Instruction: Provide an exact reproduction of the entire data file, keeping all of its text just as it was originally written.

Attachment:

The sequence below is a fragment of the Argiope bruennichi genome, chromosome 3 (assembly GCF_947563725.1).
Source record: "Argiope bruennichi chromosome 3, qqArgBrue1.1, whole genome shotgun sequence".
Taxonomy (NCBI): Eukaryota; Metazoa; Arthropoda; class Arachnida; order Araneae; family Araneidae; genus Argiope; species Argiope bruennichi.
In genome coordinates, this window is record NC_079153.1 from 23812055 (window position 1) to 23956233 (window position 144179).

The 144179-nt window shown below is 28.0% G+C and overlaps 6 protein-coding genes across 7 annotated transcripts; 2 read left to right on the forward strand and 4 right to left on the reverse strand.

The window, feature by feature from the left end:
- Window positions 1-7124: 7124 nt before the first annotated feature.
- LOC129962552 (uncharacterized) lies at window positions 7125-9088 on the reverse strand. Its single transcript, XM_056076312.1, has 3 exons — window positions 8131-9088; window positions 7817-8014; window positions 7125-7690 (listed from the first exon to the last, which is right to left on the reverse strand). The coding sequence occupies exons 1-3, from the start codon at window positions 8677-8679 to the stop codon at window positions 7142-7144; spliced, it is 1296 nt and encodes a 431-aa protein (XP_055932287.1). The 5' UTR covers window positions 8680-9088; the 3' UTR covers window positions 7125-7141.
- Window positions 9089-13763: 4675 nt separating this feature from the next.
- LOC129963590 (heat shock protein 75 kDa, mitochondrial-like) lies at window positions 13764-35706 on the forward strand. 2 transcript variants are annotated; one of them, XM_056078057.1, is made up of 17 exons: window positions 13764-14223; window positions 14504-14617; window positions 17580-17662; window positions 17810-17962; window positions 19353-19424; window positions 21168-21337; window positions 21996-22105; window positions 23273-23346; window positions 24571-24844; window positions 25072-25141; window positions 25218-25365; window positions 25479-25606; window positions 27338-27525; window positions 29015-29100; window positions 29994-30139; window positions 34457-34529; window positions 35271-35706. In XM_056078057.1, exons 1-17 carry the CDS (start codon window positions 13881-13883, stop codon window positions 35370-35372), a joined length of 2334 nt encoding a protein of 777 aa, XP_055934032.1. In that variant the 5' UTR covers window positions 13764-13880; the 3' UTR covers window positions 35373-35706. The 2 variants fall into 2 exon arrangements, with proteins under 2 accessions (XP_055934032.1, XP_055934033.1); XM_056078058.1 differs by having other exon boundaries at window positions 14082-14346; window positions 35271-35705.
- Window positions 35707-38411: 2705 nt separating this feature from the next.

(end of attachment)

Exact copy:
The sequence below is a fragment of the Argiope bruennichi genome, chromosome 3 (assembly GCF_947563725.1).
Source record: "Argiope bruennichi chromosome 3, qqArgBrue1.1, whole genome shotgun sequence".
Taxonomy (NCBI): Eukaryota; Metazoa; Arthropoda; class Arachnida; order Araneae; family Araneidae; genus Argiope; species Argiope bruennichi.
In genome coordinates, this window is record NC_079153.1 from 23812055 (window position 1) to 23956233 (window position 144179).

The 144179-nt window shown below is 28.0% G+C and overlaps 6 protein-coding genes across 7 annotated transcripts; 2 read left to right on the forward strand and 4 right to left on the reverse strand.

The window, feature by feature from the left end:
- Window positions 1-7124: 7124 nt before the first annotated feature.
- LOC129962552 (uncharacterized) lies at window positions 7125-9088 on the reverse strand. Its single transcript, XM_056076312.1, has 3 exons — window positions 8131-9088; window positions 7817-8014; window positions 7125-7690 (listed from the first exon to the last, which is right to left on the reverse strand). The coding sequence occupies exons 1-3, from the start codon at window positions 8677-8679 to the stop codon at window positions 7142-7144; spliced, it is 1296 nt and encodes a 431-aa protein (XP_055932287.1). The 5' UTR covers window positions 8680-9088; the 3' UTR covers window positions 7125-7141.
- Window positions 9089-13763: 4675 nt separating this feature from the next.
- LOC129963590 (heat shock protein 75 kDa, mitochondrial-like) lies at window positions 13764-35706 on the forward strand. 2 transcript variants are annotated; one of them, XM_056078057.1, is made up of 17 exons: window positions 13764-14223; window positions 14504-14617; window positions 17580-17662; window positions 17810-17962; window positions 19353-19424; window positions 21168-21337; window positions 21996-22105; window positions 23273-23346; window positions 24571-24844; window positions 25072-25141; window positions 25218-25365; window positions 25479-25606; window positions 27338-27525; window positions 29015-29100; window positions 29994-30139; window positions 34457-34529; window positions 35271-35706. In XM_056078057.1, exons 1-17 carry the CDS (start codon window positions 13881-13883, stop codon window positions 35370-35372), a joined length of 2334 nt encoding a protein of 777 aa, XP_055934032.1. In that variant the 5' UTR covers window positions 13764-13880; the 3' UTR covers window positions 35373-35706. The 2 variants fall into 2 exon arrangements, with proteins under 2 accessions (XP_055934032.1, XP_055934033.1); XM_056078058.1 differs by having other exon boundaries at window positions 14082-14346; window positions 35271-35705.
- Window positions 35707-38411: 2705 nt separating this feature from the next.